Monthly Archives: September 2009

How to: Mashable offers social media policies from 80+ organizations

Everybody I know who is in a corporate or government agency position responsible for coalition or network building has had the same horrible experience.

You’re trying to do something simple (like communicate with employees, allies or others in a social media space they occupy) and – Bam! – you discover you can’t do it with out IT/HR/Matlock tracking you down and beating you with the Intertubes.

In those situations, it often helps to counter-argue using the policies and practices of your clients, audiences or peer organizations. I don’t know about you, but to make inroads in my own company, I’m ridden the IBM social media policy pony until it is sway-backed.

So it was heartening to find this bundle of social media examples with which to fight the good fight for me, my group and my clients’ projects. Hope it helps you, too.

Social Media Policies from 80+ Organizations: “


One of the key challenges for modern organizations is to define a social media policy. What’s acceptable? What isn’t? And how should you go about creating such a document for your workplace?

We’ve tried to aid with this process at Mashable through articles such as Should Your Company Have a Social Media Policy? and 10 Must-Haves for Your Social Media Policy. We’ve also published guides like Social Media for Business: The Dos & Don’ts of Sharing.

What’s more, we’ve looked at what happens when these guidelines go to far, like the controversy over the Associated Press social media policy, and a similar situation at the NFL.

If you’re looking to define your own social media guidelines, however, one worthwhile task is to read the policies of other organizations. Chris Boudreaux, author of the upcoming book ‘Social Media Governance’, has assembled 82 such policies on the book’s website. From companies to charities to military organizations, it’s a treasure trove for those struggling with social media guidelines.

We think it’s super-handy: we hope you’ll agree.

Image courtesy of iStockphoto, Richphotographics, Palto, rtiom

Reviews: Mashable, iStockphoto

Tags: social media

(Via Mashable!.)

The Frontal Cortex: Social networks

Here’s an interesting article from “The Frontal Cortex.” It suggests that one way to move a large coalition is to find the small core of the social network that underpins it and try to get them moving in the same direction.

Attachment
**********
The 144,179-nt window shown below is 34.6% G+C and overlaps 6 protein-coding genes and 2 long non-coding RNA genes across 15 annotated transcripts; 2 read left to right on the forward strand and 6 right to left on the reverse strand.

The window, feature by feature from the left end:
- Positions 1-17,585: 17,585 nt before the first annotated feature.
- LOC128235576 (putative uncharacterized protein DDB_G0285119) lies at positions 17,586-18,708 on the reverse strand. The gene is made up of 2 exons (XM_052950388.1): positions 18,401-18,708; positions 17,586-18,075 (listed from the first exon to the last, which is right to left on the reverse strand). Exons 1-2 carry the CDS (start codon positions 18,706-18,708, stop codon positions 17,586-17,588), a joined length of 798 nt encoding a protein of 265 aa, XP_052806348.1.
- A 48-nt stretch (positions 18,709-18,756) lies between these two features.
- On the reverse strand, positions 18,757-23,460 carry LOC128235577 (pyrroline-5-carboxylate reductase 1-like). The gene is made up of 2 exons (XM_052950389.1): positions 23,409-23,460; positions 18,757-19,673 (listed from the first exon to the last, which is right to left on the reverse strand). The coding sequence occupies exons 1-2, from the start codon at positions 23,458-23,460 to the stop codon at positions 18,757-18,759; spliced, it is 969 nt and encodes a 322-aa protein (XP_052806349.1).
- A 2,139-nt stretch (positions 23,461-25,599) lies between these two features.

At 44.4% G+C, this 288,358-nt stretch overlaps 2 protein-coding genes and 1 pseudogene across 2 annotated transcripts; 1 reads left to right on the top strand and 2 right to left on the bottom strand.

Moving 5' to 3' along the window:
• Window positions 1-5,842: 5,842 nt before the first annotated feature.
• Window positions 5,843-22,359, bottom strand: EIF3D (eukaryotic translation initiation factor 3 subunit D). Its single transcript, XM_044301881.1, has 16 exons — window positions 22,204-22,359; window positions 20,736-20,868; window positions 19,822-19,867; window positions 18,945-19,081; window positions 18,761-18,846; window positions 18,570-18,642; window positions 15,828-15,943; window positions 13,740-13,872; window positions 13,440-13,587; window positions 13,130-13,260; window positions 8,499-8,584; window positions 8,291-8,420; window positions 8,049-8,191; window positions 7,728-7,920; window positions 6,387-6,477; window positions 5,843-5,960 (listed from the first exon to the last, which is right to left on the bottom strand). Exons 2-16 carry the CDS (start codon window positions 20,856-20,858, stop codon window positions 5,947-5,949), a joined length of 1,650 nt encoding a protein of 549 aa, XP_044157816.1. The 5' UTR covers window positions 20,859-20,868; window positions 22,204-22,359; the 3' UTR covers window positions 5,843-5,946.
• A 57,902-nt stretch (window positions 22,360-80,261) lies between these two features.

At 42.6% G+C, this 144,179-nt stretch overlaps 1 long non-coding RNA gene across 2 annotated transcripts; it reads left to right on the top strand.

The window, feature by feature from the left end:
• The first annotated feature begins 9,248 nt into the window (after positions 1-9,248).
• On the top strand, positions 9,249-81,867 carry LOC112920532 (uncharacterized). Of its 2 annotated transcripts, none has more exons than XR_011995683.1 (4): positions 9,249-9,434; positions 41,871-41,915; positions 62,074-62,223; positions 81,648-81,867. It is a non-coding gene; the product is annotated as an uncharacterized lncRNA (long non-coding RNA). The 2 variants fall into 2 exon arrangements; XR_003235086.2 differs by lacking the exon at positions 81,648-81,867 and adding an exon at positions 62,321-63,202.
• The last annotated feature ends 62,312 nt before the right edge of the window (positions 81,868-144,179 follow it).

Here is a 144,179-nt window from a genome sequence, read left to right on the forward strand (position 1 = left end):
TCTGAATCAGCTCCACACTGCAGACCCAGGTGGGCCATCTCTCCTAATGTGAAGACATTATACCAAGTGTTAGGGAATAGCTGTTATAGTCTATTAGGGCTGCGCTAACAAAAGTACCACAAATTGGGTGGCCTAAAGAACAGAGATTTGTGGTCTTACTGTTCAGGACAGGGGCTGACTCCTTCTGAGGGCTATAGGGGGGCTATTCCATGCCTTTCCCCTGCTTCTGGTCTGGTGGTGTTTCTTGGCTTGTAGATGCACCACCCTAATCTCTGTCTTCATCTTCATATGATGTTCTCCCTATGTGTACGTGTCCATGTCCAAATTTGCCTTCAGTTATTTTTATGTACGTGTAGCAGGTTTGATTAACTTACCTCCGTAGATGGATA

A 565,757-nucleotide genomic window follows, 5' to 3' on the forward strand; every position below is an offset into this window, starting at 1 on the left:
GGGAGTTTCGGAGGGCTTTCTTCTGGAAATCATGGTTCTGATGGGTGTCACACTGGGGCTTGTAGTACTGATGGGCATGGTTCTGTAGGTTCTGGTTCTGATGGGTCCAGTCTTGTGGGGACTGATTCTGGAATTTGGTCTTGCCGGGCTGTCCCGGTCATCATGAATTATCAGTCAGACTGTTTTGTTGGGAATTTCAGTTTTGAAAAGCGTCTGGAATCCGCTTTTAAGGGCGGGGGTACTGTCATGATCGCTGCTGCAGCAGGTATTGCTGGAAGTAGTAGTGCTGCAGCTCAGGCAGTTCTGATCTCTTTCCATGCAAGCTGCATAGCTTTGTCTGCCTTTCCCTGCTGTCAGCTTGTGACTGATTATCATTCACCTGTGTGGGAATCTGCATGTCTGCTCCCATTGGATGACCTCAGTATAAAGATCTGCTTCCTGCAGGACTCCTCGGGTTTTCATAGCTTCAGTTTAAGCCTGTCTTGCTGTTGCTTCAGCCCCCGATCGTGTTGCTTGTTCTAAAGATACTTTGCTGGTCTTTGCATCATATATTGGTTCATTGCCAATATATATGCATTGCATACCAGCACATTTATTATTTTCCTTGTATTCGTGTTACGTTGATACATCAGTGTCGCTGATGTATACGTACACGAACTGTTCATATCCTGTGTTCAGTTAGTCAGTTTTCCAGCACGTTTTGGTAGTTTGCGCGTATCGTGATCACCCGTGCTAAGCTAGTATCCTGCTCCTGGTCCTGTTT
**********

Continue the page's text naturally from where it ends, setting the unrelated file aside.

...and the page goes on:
Social Networks: ”

I’ve got a new essay on social networks and the research of Nicholas Christakis and James Fowler in the latest issue of Wired:

There’s something strange about watching life unfold as a social network. It’s easy to forget that every link is a human relationship and every circle a waistline. The messy melodrama of life–all the failed diets and fading friendships–becomes a sterile cartoon.

But that’s exactly the point. All that drama obscures a profound truth about human society. By studying Framingham as an interconnected network rather than a mass of individuals, Christakis and Fowler made a remarkable discovery: Obesity spread like a virus. Weight gain had a stunning infection rate. If one person became obese, the likelihood that his friend would follow suit increased by 171 percent. (This means that the network is far more predictive of obesity than the presence of genes associated with the condition.) By the time the animation is finished, the screen is full of swollen yellow beads, like blobs of fat on the surface of chicken soup.

The data exposed not only the contagious nature of obesity but the power of social networks to influence individual behavior. This effect extends over great distances–a fact revealed by tracking original subjects who moved away from Framingham. ‘Your friends who live far away have just as big an impact on your behavior as friends who live next door,’ Fowler says. ‘Think about it this way: Even if you see a friend only once a year, that friend will still change your sense of what’s appropriate. And that new norm will influence what you do.’ An obese sibling hundreds of miles away can cause us to eat more. The individual is a romantic myth; indeed, no man is an island.

Wired also has a series of beautiful images of the actual network data. And if you’d like to learn more about the research, I highly recommend the new book by Christakis and Fowler, Connected. And here’s a much longer article on the social network research by Clive Thompson, which does an excellent job of explaining the different ways in which the scientists try to separate causation from correlation. (Is obesity really contagious? Or did a McDonald’s just open up in the neighborhood?) It turns out that the old warning of David Hume – causation is a slippery concept and a tricky thing to prove – is even more relevant in the age of excess data, when supercomputers can sift through terabytes of social information and uncover all sorts of fallacious correlations. Christakis and Fowler get around this problem through some clever analytics: they show, for instance, that obesity is much more contagious between close friends than it is between acquaintances, which suggests that social networks are the driving mechanism (and that the new neighborhood McDonald’s isn’t). Regardless, it will be interesting to watch this new field evolve in the next few years, as the Humean skeptics do battle with the enthusiastic believers…

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(Via The Frontal Cortex.)